Analysis of the nucleolar cycle in the seminiferous epithelium of rodents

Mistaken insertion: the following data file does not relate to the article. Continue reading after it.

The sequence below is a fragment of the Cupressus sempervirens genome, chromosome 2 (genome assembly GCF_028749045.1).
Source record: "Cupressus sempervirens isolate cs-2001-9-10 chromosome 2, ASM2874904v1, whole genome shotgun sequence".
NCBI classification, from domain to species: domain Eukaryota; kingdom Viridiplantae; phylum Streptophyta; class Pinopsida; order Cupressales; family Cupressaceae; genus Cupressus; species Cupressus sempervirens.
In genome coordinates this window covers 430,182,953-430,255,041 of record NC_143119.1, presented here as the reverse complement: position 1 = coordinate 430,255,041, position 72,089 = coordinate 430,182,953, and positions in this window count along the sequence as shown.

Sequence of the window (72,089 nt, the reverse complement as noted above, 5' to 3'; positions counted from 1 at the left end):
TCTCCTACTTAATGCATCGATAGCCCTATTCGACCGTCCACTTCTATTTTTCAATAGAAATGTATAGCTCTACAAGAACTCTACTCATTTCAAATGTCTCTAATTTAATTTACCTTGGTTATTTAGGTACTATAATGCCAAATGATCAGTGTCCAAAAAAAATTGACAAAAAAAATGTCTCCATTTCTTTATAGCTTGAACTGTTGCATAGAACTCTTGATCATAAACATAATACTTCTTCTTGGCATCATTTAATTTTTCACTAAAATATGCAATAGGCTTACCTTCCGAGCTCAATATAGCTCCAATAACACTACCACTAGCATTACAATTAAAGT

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The nucleolus is a subcompartment of the nucleus and the site of ribosome biogenesis. During the mitotic and meiotic cell cycles, a disorganization and later reorganization of the nucleolar material occur, an event called nucleologenesis. In the spermatogenesis of mammals and other vertebrates, there is evidence of the disorganization of the nucleolus at the end of meiosis I, which supplies material for the cytoplasmic formation of an organelle called the chromatoid body (CB). The CB is a structure characteristic of spermatogenic cells and seems to be responsible for RNA metabolism in these cells and for some events of spermiogenesis, such as the formation of the acrosome, cellular communication between spermatids, and the formation of the spermatozoon middle piece and tail. The aim of this paper was to obtain information about the cytochemical and ultrastructural nature of the nucleolar cycle and the distribution of cytoplasmic RNAs in the seminiferous tubule cells of Rattus novergiucus, Mus musculus and Meriones unguiculatus. The testis was fixed in Bouin and Karnovsky solutions for conventional histological analysis and for cytochemical study that included: periodic acid-Schiff, hematoxylin-eosin, Feulgen reaction, silver-ion impregnation, Gomori's reticulin stain, toluidine blue, modified method of critical electrolyte concentration, and basic and acid fast green. The blocks of testis fixed in glutaraldehyde were used for ultrastructural analysis by transmission electron microscopy. Ultrathin sections were double-stained with uranyl acetate and lead citrate. All the techniques used provided information on the origin and function of the CB in the spermatogenic cells. Therefore, considering the persistence of the RNA and nucleolar ribonucleoproteins during spermatogenesis of Rattus novergicus, Mus musculus and Meriones unguiculatus, our findings corroborate the statement that these molecular complexes are very important in the spermiogenesis phases. It can be suggested that these ribonucleoprotein corpuscles (chromatoid bodies) are of nuclear origin and have a role in the successive series of events that occur in the formation of the spermatozoon. Furthermore, these results reinforce the conservation of the mechanisms involved in preserving necessary levels of protein stocks in different stages of cell differentiation, from spermatid to spermatozoon, in these rodent species. ©FUNPEC-RP.